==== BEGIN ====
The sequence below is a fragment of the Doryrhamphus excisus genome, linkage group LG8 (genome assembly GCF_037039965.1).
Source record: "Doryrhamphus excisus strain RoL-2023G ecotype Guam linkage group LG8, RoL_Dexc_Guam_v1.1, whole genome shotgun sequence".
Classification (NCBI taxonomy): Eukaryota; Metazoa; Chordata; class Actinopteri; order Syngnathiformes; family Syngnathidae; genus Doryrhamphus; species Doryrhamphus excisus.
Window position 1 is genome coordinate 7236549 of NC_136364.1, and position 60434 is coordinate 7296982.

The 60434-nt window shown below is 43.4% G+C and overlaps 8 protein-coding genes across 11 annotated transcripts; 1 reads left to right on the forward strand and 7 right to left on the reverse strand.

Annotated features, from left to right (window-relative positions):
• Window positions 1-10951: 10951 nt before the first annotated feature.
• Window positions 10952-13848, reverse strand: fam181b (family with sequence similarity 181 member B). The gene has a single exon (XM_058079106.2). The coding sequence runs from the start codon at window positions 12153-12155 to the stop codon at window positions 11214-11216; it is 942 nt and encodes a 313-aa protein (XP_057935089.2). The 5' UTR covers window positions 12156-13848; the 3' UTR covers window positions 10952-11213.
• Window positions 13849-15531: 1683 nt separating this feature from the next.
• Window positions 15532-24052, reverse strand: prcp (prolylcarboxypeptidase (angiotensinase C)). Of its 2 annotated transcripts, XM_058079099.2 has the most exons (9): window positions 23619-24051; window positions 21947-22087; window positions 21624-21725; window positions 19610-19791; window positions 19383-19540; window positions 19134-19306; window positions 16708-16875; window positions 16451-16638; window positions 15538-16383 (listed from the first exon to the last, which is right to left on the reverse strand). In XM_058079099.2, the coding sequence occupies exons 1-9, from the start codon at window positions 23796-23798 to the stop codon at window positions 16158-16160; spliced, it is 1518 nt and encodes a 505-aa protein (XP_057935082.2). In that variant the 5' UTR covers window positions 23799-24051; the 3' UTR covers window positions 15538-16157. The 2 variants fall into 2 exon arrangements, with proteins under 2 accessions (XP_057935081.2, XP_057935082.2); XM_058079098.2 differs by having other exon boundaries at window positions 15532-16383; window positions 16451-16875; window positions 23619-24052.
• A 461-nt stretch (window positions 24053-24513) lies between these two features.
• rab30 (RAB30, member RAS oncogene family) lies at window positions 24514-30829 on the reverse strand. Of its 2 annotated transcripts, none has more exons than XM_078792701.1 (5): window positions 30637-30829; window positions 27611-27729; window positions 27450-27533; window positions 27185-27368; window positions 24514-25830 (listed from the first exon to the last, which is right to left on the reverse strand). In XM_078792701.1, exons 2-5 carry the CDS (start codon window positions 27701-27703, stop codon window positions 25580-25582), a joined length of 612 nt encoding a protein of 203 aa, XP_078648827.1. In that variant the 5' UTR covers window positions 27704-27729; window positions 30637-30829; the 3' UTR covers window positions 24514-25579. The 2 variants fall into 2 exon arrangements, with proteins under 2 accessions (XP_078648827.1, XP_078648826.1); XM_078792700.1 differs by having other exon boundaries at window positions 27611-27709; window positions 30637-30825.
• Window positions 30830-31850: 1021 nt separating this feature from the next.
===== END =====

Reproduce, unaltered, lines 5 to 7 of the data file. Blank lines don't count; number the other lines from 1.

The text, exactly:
The 60434-nt window shown below is 43.4% G+C and overlaps 8 protein-coding genes across 11 annotated transcripts; 1 reads left to right on the forward strand and 7 right to left on the reverse strand.

Annotated features, from left to right (window-relative positions):
• Window positions 1-10951: 10951 nt before the first annotated feature.